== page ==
For the seeker in the integral Yoga, whose goal is not dissolution into the vast silence of the Eternal, it is useful to get a glimpse of the goal, then look at the starting point, the mental-vital-physical being and ego-sense from which he starts, and begin to chart out the process of moving from one to the other.
Sri Aurobindo begins with a summary of the goal or object sought in this Yoga. “We have come to this stage in our development of the path of Knowledge that we began by affirming the realisation of our pure self, pure existence above the terms of mind, life and body, as the first object of this Yoga, but we now affirm that this is not sufficient and that we must also realise the Self or Brahman in its essential modes and primarily in its triune reality as Sachchidananda. Not only pure existence, but pure consciousness and pure bliss of its being and consciousness are the reality of the Self and the essence of Brahman.”
“Further, there are two kinds of realisation of Self or Sachchidananda. One is that of the silent passive quietistic, self-absorbed, self-sufficient existence, consciousness and delight, one, impersonal, without play of qualities, turned away from the infinite phenomenon of the universe or viewing it with indifference and without participation. The other is that of the same existence, consciousness, delight sovereign, free, lord of things, acting out of an inalienable calm, pouring itself out in infinite action and quality out of an eternal self-concentration, the one supreme Person holding in himself all this play of personality in a vast equal impersonality, possessing the infinite phenomenon of the universe without attachment but without any inseparable aloofness, with a divine mastery and an innumerable radiation of his eternal luminous self-delight–as a manifestation which he holds, but by which he is not held, which he governs freely and by which therefore he is not bound. This is not the personal God of the religions or the qualified Brahman of the philosophers, but that in which personal and impersonal, quality and non-quality are reconciled. It is the Transcendent possessing them both in His being and employing them both as modes for His manifestation. This then is the object of realisation for the Sadhaka of the integral Yoga.”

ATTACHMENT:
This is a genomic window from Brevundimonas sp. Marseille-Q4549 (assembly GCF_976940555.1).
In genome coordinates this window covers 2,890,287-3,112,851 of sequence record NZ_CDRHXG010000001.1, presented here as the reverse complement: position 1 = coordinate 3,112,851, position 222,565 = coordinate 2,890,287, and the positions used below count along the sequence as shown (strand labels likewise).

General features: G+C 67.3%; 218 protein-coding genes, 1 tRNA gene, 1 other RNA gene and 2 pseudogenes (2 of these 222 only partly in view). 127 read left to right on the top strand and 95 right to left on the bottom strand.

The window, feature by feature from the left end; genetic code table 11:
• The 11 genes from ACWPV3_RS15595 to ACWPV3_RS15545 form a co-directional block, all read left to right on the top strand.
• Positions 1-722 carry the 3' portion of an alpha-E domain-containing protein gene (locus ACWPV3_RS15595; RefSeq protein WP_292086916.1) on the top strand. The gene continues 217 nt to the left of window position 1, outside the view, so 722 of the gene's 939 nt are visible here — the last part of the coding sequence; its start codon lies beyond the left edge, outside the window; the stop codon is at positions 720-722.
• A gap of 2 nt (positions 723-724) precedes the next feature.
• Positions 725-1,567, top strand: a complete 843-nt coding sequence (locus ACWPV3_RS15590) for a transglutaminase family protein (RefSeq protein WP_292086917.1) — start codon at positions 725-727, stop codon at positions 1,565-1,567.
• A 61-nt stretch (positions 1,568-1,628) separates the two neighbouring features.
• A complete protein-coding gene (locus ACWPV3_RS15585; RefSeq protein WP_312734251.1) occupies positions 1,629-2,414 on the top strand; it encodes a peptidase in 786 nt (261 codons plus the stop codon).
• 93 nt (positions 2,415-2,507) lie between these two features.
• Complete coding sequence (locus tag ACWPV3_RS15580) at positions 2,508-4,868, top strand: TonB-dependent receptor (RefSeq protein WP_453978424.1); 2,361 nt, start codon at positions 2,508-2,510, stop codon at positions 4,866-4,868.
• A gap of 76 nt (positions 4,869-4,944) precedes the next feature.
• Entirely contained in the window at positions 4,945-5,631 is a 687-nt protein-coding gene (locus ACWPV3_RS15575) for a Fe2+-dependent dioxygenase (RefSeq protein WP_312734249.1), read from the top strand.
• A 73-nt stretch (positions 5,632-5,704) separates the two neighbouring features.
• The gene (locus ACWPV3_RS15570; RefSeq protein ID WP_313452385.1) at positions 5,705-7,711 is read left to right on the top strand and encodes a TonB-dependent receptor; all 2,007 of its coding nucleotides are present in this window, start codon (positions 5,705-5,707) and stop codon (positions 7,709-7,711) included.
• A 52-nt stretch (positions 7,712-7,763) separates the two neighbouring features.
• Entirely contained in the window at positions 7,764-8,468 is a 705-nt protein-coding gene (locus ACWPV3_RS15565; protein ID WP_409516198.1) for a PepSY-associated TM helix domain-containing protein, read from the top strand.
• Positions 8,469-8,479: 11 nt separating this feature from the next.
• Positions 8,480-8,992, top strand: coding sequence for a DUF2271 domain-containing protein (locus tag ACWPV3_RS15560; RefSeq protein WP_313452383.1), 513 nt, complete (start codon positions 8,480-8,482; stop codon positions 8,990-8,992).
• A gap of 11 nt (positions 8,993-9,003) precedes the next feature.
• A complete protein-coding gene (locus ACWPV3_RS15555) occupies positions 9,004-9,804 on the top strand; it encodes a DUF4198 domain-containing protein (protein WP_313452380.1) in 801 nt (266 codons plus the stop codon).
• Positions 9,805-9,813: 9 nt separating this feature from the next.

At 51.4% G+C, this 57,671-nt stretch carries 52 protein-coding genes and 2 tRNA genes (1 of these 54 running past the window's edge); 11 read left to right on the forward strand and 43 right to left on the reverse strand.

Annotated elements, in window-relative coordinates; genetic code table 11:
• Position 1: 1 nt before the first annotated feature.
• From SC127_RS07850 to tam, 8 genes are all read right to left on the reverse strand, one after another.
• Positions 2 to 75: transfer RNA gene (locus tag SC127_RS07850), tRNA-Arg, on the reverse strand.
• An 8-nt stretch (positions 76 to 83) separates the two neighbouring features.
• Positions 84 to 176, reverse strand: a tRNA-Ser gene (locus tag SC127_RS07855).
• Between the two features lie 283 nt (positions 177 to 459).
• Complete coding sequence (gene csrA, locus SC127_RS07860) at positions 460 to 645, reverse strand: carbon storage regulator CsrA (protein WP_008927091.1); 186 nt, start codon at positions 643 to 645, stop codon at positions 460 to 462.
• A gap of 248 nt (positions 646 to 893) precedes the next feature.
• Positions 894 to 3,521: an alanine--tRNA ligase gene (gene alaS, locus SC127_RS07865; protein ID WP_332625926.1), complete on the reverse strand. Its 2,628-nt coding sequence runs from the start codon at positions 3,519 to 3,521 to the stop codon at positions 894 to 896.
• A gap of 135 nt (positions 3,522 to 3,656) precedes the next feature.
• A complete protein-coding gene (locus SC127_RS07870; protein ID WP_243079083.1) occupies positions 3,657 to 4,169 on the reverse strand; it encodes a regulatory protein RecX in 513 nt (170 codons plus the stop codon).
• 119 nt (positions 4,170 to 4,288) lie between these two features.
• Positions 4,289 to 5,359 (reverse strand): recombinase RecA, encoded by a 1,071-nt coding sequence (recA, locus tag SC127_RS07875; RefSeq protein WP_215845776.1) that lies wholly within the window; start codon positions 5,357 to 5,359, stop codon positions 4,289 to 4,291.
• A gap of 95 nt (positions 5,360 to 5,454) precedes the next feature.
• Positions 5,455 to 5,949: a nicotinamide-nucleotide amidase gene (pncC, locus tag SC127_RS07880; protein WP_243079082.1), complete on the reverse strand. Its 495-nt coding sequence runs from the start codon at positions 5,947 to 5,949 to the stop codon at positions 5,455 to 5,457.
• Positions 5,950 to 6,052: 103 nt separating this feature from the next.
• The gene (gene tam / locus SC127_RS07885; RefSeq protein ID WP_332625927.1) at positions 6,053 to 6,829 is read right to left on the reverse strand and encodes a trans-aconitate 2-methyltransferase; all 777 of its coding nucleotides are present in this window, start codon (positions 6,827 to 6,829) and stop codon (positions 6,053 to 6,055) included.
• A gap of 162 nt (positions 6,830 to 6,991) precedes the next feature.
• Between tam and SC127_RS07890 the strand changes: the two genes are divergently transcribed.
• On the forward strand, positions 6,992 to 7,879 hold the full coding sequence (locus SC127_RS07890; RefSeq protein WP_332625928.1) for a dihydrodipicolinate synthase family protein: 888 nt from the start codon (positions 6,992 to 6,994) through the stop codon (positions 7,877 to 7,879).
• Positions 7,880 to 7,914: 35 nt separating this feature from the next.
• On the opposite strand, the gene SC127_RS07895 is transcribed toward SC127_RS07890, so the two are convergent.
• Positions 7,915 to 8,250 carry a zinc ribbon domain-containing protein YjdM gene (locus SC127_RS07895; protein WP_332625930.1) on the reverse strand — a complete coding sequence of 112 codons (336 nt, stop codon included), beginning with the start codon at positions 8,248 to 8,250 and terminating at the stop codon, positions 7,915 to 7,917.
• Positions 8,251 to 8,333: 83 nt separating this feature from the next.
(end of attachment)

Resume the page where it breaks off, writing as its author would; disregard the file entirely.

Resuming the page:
Sri Aurobindo, The Synthesis of Yoga, Part Two: The Yoga of Integral Knowledge, Chapter 13, The Difficulties of the Mental Being, pg. 375